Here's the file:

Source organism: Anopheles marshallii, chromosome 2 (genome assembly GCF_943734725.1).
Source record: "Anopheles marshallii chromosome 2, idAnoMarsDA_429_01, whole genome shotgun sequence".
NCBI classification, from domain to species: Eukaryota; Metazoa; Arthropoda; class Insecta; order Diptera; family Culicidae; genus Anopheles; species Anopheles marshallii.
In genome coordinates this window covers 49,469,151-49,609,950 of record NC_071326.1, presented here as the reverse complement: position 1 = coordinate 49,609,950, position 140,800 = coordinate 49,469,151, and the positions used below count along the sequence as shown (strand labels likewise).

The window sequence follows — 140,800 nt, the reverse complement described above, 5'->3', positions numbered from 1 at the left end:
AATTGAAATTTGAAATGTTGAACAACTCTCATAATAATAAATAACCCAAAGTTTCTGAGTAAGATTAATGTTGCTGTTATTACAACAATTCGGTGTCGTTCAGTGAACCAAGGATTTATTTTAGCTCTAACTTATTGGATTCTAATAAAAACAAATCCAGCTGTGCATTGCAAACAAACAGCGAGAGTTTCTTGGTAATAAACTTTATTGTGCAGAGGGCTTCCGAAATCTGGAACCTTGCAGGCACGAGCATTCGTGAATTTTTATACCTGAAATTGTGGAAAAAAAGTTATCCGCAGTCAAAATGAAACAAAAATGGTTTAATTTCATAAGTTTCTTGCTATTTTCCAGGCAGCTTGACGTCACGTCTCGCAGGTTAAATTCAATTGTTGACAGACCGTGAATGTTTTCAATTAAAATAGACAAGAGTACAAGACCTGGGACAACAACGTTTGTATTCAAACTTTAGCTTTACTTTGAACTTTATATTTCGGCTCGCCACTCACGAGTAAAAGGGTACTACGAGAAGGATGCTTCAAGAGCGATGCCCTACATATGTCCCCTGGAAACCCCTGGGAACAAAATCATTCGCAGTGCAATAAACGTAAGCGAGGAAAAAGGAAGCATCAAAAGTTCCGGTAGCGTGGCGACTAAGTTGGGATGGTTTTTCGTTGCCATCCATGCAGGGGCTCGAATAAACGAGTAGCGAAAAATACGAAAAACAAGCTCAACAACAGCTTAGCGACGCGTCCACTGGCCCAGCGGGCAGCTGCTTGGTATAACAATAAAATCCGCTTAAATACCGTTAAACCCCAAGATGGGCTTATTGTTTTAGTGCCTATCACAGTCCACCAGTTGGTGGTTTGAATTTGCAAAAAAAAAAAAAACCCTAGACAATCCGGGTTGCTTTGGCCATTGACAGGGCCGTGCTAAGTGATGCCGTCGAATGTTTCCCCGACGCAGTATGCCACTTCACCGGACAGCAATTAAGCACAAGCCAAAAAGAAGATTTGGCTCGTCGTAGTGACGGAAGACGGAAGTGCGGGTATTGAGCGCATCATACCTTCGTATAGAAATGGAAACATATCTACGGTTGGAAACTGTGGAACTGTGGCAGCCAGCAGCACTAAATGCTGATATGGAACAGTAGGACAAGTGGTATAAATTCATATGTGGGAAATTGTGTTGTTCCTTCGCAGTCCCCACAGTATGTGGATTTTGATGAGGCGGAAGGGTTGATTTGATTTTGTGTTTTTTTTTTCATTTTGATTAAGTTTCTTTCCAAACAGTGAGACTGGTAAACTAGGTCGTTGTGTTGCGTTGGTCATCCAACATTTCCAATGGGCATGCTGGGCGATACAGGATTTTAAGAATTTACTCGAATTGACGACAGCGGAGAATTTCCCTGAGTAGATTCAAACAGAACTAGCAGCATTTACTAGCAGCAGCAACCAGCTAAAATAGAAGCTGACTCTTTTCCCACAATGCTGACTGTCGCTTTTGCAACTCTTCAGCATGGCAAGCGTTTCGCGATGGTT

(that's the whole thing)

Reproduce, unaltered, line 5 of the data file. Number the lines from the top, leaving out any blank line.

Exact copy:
The window sequence follows — 140,800 nt, the reverse complement described above, 5'->3', positions numbered from 1 at the left end: